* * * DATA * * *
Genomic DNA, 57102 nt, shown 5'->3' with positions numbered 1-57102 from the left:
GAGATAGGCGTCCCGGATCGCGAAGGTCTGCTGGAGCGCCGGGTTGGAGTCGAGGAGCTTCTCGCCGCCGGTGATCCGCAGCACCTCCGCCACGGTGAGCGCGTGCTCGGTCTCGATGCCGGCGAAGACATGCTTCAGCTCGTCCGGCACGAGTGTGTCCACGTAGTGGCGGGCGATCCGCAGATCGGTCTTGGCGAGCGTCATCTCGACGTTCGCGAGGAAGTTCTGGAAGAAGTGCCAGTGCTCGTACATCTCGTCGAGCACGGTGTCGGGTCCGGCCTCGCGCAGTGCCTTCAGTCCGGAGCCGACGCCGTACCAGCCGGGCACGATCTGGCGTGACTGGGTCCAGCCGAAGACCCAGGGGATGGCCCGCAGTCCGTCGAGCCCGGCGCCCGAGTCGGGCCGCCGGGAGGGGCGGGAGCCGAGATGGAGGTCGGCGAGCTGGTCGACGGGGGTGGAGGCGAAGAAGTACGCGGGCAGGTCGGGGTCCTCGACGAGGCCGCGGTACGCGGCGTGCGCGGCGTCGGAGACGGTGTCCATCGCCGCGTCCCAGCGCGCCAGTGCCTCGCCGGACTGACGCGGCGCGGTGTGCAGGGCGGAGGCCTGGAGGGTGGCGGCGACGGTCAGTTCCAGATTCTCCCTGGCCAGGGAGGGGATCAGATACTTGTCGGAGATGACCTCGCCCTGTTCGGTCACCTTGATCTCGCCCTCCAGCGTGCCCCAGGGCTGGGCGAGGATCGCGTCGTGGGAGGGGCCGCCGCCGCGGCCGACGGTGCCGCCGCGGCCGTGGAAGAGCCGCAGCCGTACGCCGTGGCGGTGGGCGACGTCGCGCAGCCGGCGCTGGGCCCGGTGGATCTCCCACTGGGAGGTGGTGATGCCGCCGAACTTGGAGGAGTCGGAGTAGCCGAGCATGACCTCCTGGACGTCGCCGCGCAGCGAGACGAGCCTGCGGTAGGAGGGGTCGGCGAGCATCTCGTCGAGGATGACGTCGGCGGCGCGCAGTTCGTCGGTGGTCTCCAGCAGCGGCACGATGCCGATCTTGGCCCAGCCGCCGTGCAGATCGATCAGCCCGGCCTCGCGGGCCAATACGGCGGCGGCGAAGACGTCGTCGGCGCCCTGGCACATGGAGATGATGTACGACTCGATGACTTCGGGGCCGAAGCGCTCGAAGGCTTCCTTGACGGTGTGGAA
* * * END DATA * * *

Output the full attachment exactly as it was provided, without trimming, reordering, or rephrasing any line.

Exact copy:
Genomic DNA, 57102 nt, shown 5'->3' with positions numbered 1-57102 from the left:
GAGATAGGCGTCCCGGATCGCGAAGGTCTGCTGGAGCGCCGGGTTGGAGTCGAGGAGCTTCTCGCCGCCGGTGATCCGCAGCACCTCCGCCACGGTGAGCGCGTGCTCGGTCTCGATGCCGGCGAAGACATGCTTCAGCTCGTCCGGCACGAGTGTGTCCACGTAGTGGCGGGCGATCCGCAGATCGGTCTTGGCGAGCGTCATCTCGACGTTCGCGAGGAAGTTCTGGAAGAAGTGCCAGTGCTCGTACATCTCGTCGAGCACGGTGTCGGGTCCGGCCTCGCGCAGTGCCTTCAGTCCGGAGCCGACGCCGTACCAGCCGGGCACGATCTGGCGTGACTGGGTCCAGCCGAAGACCCAGGGGATGGCCCGCAGTCCGTCGAGCCCGGCGCCCGAGTCGGGCCGCCGGGAGGGGCGGGAGCCGAGATGGAGGTCGGCGAGCTGGTCGACGGGGGTGGAGGCGAAGAAGTACGCGGGCAGGTCGGGGTCCTCGACGAGGCCGCGGTACGCGGCGTGCGCGGCGTCGGAGACGGTGTCCATCGCCGCGTCCCAGCGCGCCAGTGCCTCGCCGGACTGACGCGGCGCGGTGTGCAGGGCGGAGGCCTGGAGGGTGGCGGCGACGGTCAGTTCCAGATTCTCCCTGGCCAGGGAGGGGATCAGATACTTGTCGGAGATGACCTCGCCCTGTTCGGTCACCTTGATCTCGCCCTCCAGCGTGCCCCAGGGCTGGGCGAGGATCGCGTCGTGGGAGGGGCCGCCGCCGCGGCCGACGGTGCCGCCGCGGCCGTGGAAGAGCCGCAGCCGTACGCCGTGGCGGTGGGCGACGTCGCGCAGCCGGCGCTGGGCCCGGTGGATCTCCCACTGGGAGGTGGTGATGCCGCCGAACTTGGAGGAGTCGGAGTAGCCGAGCATGACCTCCTGGACGTCGCCGCGCAGCGAGACGAGCCTGCGGTAGGAGGGGTCGGCGAGCATCTCGTCGAGGATGACGTCGGCGGCGCGCAGTTCGTCGGTGGTCTCCAGCAGCGGCACGATGCCGATCTTGGCCCAGCCGCCGTGCAGATCGATCAGCCCGGCCTCGCGGGCCAATACGGCGGCGGCGAAGACGTCGTCGGCGCCCTGGCACATGGAGATGATGTACGACTCGATGACTTCGGGGCCGAAGCGCTCGAAGGCTTCCTTGACGGTGTGGAA